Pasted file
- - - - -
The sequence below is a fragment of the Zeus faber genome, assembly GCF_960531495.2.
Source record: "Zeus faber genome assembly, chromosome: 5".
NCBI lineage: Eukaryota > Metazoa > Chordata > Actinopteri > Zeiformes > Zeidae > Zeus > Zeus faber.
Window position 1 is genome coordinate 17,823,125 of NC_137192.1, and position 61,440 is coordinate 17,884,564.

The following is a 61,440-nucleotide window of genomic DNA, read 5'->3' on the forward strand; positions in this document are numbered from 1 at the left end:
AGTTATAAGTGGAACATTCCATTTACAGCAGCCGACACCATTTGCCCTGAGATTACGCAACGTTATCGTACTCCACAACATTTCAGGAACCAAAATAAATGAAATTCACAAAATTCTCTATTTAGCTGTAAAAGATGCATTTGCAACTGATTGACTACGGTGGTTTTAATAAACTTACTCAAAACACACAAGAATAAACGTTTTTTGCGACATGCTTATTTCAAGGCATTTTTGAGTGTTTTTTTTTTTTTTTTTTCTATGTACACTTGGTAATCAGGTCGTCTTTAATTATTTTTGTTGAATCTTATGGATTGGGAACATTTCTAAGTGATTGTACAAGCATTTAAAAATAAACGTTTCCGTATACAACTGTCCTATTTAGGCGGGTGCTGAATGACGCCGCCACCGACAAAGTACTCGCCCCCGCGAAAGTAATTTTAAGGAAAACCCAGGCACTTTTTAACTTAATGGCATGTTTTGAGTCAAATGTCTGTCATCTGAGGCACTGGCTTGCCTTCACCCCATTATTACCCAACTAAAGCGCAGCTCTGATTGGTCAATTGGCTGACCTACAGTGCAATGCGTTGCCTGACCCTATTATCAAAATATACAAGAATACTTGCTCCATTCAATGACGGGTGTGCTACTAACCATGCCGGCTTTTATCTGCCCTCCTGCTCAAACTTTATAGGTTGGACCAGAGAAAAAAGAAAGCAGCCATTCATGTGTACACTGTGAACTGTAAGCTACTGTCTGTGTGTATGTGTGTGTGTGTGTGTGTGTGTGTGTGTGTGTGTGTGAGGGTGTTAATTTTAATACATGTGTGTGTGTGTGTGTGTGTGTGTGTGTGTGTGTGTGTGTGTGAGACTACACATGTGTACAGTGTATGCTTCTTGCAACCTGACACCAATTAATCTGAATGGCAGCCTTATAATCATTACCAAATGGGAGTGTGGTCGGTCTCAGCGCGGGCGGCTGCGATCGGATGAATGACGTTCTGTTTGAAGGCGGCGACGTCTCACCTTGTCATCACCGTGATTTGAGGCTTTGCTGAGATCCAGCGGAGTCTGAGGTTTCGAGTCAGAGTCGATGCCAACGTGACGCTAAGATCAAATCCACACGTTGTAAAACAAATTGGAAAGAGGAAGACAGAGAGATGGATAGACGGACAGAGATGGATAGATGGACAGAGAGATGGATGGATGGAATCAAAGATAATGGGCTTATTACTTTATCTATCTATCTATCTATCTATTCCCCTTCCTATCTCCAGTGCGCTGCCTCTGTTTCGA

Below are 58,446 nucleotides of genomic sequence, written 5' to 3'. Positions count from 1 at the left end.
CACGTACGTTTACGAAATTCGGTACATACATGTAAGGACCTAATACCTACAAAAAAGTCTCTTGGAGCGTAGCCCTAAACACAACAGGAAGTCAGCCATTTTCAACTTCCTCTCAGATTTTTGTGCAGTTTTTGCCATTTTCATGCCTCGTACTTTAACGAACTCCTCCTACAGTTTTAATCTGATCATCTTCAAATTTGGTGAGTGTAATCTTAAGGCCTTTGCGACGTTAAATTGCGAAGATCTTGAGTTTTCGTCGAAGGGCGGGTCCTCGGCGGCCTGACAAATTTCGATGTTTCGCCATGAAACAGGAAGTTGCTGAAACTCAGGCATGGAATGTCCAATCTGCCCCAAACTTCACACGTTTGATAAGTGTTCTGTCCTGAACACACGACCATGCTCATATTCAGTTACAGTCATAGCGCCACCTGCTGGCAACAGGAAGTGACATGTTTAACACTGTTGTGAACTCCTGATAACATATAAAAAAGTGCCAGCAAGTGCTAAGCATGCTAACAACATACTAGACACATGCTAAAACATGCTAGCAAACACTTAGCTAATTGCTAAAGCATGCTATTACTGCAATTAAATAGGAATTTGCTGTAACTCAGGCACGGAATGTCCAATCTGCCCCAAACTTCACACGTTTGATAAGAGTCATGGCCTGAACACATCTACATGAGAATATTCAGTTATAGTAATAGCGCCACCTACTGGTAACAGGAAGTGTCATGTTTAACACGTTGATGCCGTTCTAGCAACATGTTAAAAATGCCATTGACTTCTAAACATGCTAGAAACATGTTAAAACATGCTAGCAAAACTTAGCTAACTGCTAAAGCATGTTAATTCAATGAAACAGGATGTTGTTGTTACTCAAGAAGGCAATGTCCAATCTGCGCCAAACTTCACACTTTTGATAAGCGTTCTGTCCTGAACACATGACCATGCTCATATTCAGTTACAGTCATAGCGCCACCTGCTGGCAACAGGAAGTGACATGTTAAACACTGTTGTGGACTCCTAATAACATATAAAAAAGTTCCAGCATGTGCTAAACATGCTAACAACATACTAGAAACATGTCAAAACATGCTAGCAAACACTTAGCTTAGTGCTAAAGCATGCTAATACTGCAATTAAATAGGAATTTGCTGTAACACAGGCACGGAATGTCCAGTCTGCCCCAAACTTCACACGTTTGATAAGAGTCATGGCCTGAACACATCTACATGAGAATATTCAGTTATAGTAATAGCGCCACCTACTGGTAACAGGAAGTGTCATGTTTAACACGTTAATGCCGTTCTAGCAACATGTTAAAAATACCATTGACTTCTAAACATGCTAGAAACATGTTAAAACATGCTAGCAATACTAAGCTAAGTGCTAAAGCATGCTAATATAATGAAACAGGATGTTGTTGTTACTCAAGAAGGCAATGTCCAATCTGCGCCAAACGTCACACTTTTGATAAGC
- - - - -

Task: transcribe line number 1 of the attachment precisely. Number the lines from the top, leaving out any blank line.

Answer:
The sequence below is a fragment of the Zeus faber genome, assembly GCF_960531495.2.